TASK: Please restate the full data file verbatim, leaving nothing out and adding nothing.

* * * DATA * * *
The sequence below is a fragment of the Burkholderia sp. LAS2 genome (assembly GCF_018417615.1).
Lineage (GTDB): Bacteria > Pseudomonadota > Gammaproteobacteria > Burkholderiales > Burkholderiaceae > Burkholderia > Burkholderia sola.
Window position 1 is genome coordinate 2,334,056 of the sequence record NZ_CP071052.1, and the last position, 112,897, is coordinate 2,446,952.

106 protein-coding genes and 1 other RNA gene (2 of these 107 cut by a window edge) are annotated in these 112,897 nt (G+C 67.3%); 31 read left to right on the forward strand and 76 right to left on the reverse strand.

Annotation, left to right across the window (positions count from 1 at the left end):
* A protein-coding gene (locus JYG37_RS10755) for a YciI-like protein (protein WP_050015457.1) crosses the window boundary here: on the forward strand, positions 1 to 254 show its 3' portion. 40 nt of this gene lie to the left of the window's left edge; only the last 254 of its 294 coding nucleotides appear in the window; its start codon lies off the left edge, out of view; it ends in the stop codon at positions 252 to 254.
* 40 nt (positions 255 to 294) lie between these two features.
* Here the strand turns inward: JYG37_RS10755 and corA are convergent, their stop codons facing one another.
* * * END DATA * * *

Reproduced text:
The sequence below is a fragment of the Burkholderia sp. LAS2 genome (assembly GCF_018417615.1).
Lineage (GTDB): Bacteria > Pseudomonadota > Gammaproteobacteria > Burkholderiales > Burkholderiaceae > Burkholderia > Burkholderia sola.
Window position 1 is genome coordinate 2,334,056 of the sequence record NZ_CP071052.1, and the last position, 112,897, is coordinate 2,446,952.

106 protein-coding genes and 1 other RNA gene (2 of these 107 cut by a window edge) are annotated in these 112,897 nt (G+C 67.3%); 31 read left to right on the forward strand and 76 right to left on the reverse strand.

Annotation, left to right across the window (positions count from 1 at the left end):
* A protein-coding gene (locus JYG37_RS10755) for a YciI-like protein (protein WP_050015457.1) crosses the window boundary here: on the forward strand, positions 1 to 254 show its 3' portion. 40 nt of this gene lie to the left of the window's left edge; only the last 254 of its 294 coding nucleotides appear in the window; its start codon lies off the left edge, out of view; it ends in the stop codon at positions 252 to 254.
* 40 nt (positions 255 to 294) lie between these two features.
* Here the strand turns inward: JYG37_RS10755 and corA are convergent, their stop codons facing one another.